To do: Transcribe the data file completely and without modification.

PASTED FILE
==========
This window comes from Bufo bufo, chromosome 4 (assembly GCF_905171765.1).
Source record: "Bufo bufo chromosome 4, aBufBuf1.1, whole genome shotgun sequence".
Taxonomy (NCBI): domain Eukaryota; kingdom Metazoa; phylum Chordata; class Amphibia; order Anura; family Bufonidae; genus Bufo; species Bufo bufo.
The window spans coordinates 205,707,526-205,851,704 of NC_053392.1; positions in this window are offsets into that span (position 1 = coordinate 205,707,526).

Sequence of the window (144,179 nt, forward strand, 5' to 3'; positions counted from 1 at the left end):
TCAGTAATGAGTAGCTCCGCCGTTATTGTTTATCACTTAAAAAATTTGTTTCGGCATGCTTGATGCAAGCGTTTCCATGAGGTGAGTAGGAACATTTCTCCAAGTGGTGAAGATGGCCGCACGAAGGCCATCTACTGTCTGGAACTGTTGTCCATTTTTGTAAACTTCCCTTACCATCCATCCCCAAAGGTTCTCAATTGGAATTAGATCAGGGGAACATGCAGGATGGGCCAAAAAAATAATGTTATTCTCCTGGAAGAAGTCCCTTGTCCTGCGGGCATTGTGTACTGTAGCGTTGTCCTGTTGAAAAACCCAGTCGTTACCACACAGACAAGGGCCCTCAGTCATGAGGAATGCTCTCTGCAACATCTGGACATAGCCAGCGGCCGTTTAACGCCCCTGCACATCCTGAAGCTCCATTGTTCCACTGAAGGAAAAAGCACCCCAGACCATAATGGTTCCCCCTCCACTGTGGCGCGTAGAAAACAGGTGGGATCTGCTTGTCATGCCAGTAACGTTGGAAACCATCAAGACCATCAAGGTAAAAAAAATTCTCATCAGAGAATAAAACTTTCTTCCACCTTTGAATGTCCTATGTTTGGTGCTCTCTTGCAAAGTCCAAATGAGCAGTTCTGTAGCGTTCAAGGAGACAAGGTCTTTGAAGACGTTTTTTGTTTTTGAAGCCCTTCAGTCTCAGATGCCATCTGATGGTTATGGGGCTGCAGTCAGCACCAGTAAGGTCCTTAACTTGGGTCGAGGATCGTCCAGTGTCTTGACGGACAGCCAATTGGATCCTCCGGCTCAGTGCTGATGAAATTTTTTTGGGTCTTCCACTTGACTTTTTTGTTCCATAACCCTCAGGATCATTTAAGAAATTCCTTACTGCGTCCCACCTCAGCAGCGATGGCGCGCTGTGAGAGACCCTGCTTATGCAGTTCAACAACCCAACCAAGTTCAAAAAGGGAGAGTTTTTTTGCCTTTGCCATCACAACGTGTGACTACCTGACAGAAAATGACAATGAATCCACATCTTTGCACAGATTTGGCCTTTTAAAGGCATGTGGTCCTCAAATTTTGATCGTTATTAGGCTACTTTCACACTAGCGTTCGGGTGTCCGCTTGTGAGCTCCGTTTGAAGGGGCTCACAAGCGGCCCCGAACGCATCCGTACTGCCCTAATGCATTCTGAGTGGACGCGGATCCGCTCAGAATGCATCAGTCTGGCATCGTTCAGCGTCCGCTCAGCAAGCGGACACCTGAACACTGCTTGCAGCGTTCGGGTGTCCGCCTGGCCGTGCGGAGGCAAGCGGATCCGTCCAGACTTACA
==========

This window comes from Bufo bufo, chromosome 4 (assembly GCF_905171765.1).
Source record: "Bufo bufo chromosome 4, aBufBuf1.1, whole genome shotgun sequence".
Taxonomy (NCBI): domain Eukaryota; kingdom Metazoa; phylum Chordata; class Amphibia; order Anura; family Bufonidae; genus Bufo; species Bufo bufo.
The window spans coordinates 205,707,526-205,851,704 of NC_053392.1; positions in this window are offsets into that span (position 1 = coordinate 205,707,526).

Sequence of the window (144,179 nt, forward strand, 5' to 3'; positions counted from 1 at the left end):
TCAGTAATGAGTAGCTCCGCCGTTATTGTTTATCACTTAAAAAATTTGTTTCGGCATGCTTGATGCAAGCGTTTCCATGAGGTGAGTAGGAACATTTCTCCAAGTGGTGAAGATGGCCGCACGAAGGCCATCTACTGTCTGGAACTGTTGTCCATTTTTGTAAACTTCCCTTACCATCCATCCCCAAAGGTTCTCAATTGGAATTAGATCAGGGGAACATGCAGGATGGGCCAAAAAAATAATGTTATTCTCCTGGAAGAAGTCCCTTGTCCTGCGGGCATTGTGTACTGTAGCGTTGTCCTGTTGAAAAACCCAGTCGTTACCACACAGACAAGGGCCCTCAGTCATGAGGAATGCTCTCTGCAACATCTGGACATAGCCAGCGGCCGTTTAACGCCCCTGCACATCCTGAAGCTCCATTGTTCCACTGAAGGAAAAAGCACCCCAGACCATAATGGTTCCCCCTCCACTGTGGCGCGTAGAAAACAGGTGGGATCTGCTTGTCATGCCAGTAACGTTGGAAACCATCAAGACCATCAAGGTAAAAAAAATTCTCATCAGAGAATAAAACTTTCTTCCACCTTTGAATGTCCTATGTTTGGTGCTCTCTTGCAAAGTCCAAATGAGCAGTTCTGTAGCGTTCAAGGAGACAAGGTCTTTGAAGACGTTTTTTGTTTTTGAAGCCCTTCAGTCTCAGATGCCATCTGATGGTTATGGGGCTGCAGTCAGCACCAGTAAGGTCCTTAACTTGGGTCGAGGATCGTCCAGTGTCTTGACGGACAGCCAATTGGATCCTCCGGCTCAGTGCTGATGAAATTTTTTTGGGTCTTCCACTTGACTTTTTTGTTCCATAACCCTCAGGATCATTTAAGAAATTCCTTACTGCGTCCCACCTCAGCAGCGATGGCGCGCTGTGAGAGACCCTGCTTATGCAGTTCAACAACCCAACCAAGTTCAAAAAGGGAGAGTTTTTTTGCCTTTGCCATCACAACGTGTGACTACCTGACAGAAAATGACAATGAATCCACATCTTTGCACAGATTTGGCCTTTTAAAGGCATGTGGTCCTCAAATTTTGATCGTTATTAGGCTACTTTCACACTAGCGTTCGGGTGTCCGCTTGTGAGCTCCGTTTGAAGGGGCTCACAAGCGGCCCCGAACGCATCCGTACTGCCCTAATGCATTCTGAGTGGACGCGGATCCGCTCAGAATGCATCAGTCTGGCATCGTTCAGCGTCCGCTCAGCAAGCGGACACCTGAACACTGCTTGCAGCGTTCGGGTGTCCGCCTGGCCGTGCGGAGGCAAGCGGATCCGTCCAGACTTACA